[ACYOA Dispatches]: Closing – Reminiscing a Life Changing Trip to Armenia.

September 29, 2010

By Katrina Shakarian

Traveling to Armenia has made it real.  It’s important for all diasporan Armenians to make a pilgrimage there, at least once in their lives.  When you’re finally standing on the land of Hayk, descending the stairs into St. Gregory’s pit, or feeling the cool winds of Sevan disheveling your hair, there’s a curious energy in the air.   You may dismiss this “energy” as the romantic ramblings of an “artasamantzi,” prancing around Armenia, hopping from vank to vank, — her pockets full of dollars, and her rose colored glasses firmly on, conveniently filtering out all the ills of this fledgling state.  But try not to dismiss it.   Listen carefully, because that energy is our ancestors speaking to us.  Itis their spirits that have succeeded in bringing these third and fourth generation sons and daughters of Armenia together, on the plains of Ararat, thousands of miles from the manicured lawns that their parents nurse in exile.  No matter where you trace your roots to, Adana, Van, Sassoun, or any other place currently outside the bounds of the modern Armenian state, Armenia is YOURS to come see, hear, feel, touch, and taste.   In Der Tateo’s words, “This is all your legacy.”


Credit: Katrina Shakarian

Armenia will not fit into any cookie cutter image you’ve created abroad.  It will both surpass your expectations and sometimes fall short of them.   But I promise you, you will fall in love with this country.   You’ll fall in love with every canyon, every mountain peak, and every winding road that snakes its way through the Armenian high land.  You’ll be completely seduced by the smell of lavash freshly baked in a tonyr, the taste of tomatoes grown on the plains of Ararat, and wine cultivated in Areni.  You’ll fall in love with the quality of the sun on your skin.  It just feels different here.  It feels ancient—holy, in fact.  You’ll be humbled by the devotion of our ancestors, as you hop from vank to vank, and run your fingers along the crevices of century old khach kars.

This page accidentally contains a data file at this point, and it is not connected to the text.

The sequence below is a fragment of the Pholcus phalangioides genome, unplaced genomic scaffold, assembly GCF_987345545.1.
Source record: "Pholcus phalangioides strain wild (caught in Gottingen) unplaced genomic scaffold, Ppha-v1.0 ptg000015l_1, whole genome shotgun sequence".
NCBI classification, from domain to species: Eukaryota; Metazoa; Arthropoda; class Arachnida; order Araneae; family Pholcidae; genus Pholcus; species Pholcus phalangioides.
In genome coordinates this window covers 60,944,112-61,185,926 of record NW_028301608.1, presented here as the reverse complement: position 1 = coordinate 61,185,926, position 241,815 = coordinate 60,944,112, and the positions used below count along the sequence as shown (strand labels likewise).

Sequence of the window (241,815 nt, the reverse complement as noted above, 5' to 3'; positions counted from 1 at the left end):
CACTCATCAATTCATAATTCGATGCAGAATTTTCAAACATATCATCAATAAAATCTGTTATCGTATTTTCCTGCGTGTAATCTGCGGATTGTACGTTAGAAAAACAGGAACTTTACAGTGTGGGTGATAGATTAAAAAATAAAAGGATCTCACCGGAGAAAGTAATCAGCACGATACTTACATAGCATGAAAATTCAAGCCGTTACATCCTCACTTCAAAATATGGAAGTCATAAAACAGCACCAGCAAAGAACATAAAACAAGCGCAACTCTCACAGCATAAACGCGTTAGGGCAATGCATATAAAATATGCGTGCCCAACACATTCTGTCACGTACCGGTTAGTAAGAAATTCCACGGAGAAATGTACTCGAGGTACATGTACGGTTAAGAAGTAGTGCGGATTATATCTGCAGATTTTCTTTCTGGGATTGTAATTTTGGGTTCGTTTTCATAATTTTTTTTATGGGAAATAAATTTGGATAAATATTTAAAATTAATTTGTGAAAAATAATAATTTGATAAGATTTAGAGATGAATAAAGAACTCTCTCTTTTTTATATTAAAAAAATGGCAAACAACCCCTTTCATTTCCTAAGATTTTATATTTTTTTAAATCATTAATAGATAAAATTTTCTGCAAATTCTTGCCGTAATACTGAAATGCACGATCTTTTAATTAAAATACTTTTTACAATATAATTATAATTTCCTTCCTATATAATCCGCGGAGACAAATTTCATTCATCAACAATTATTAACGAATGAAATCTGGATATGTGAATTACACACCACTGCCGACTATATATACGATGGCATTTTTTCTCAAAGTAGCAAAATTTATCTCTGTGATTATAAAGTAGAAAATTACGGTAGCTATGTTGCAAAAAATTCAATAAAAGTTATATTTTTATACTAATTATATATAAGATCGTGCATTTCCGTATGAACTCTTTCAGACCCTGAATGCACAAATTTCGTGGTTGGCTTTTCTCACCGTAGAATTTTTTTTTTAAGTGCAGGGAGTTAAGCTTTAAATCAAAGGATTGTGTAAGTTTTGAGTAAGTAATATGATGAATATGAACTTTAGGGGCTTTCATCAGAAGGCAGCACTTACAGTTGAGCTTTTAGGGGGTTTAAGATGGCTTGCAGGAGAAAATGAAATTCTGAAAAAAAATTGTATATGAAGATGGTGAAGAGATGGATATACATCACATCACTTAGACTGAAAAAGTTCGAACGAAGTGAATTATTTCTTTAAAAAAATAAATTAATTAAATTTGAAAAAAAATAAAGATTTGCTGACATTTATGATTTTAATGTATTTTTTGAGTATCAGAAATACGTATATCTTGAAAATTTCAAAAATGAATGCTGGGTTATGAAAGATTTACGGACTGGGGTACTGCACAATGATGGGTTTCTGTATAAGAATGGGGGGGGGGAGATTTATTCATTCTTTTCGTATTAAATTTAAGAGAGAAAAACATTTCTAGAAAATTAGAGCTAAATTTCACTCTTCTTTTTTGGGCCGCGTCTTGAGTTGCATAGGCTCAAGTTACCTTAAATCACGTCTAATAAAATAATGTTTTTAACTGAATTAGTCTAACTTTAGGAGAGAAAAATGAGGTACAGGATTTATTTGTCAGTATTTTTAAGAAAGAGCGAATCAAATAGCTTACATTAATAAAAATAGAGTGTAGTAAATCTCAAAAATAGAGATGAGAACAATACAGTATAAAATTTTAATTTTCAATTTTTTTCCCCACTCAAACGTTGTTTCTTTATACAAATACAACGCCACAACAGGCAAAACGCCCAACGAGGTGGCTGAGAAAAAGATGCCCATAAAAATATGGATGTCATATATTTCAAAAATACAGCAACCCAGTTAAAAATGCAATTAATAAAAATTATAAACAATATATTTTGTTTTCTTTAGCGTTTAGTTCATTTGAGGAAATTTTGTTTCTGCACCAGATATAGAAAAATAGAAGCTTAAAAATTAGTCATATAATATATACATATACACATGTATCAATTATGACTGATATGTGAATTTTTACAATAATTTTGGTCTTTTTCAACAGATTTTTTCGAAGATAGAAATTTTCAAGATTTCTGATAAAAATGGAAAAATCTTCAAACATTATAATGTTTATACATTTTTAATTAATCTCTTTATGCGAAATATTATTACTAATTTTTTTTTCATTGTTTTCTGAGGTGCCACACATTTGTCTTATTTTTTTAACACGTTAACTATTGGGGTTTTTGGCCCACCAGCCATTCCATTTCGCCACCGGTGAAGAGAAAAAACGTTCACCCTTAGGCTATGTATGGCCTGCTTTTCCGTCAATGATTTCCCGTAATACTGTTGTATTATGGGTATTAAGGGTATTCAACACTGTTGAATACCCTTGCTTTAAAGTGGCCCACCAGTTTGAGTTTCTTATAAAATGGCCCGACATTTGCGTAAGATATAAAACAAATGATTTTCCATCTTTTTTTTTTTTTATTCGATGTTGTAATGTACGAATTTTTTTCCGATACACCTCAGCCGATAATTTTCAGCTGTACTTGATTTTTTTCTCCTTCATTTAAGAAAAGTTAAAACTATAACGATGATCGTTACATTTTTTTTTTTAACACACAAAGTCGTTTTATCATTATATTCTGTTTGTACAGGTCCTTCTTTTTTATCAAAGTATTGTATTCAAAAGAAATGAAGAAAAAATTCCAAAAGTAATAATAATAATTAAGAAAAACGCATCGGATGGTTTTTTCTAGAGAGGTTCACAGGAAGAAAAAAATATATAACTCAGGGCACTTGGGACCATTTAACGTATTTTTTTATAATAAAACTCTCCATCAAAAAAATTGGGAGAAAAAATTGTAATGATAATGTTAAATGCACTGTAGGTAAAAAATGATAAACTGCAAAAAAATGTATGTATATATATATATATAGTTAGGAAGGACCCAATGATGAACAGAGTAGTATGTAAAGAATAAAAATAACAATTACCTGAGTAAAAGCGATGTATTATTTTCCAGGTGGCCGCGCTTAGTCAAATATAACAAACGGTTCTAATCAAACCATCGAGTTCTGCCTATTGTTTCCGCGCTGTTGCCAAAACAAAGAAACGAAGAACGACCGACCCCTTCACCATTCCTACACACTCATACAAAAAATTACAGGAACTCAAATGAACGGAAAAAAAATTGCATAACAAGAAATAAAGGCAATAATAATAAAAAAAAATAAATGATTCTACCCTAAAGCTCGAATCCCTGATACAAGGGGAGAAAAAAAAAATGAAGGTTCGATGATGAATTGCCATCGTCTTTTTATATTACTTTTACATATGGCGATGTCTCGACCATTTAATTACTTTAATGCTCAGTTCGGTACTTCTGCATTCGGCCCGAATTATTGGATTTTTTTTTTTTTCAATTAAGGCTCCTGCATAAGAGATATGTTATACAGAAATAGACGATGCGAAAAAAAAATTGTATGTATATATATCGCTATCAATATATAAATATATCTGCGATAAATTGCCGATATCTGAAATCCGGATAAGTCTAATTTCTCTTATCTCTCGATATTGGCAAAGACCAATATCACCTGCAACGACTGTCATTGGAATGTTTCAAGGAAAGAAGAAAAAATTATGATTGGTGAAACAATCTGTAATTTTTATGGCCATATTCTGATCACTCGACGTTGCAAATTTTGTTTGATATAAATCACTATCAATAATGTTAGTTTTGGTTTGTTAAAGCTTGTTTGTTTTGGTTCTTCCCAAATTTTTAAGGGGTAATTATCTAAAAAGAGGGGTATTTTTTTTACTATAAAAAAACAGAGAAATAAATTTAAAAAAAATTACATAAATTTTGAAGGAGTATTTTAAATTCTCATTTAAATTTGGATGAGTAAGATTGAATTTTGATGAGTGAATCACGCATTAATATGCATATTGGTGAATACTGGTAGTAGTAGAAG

Credit: Katrina Shakarian

You will inevitably feel connected to this land, when you sit and experience the same badarak that takes place in churches in Beirut, Paris, New York, Glendale, Watertown, or wherever else the tides of history have swept you.   You will be both enlightened and unsettled by conversations about identity, language, reparations, remittances, and history.  Don’t fight those long talks. They’re bound to happen when Armenians from around the world find themselves at the same table, in the same café, desperately trying to communicate their point in a minimum of three languages, and when necessary—charades.  Most importantly, you will find both inspiration and pride in the resilient spirit of our people, who continue to withstand many hardships.

I want to thank Der Tateos Abdalian for building bridges between Armenia and its diaspora.   I’d also like to thank the ACYOA and FAR for creating our itinerary, and making our homeland accessible.  

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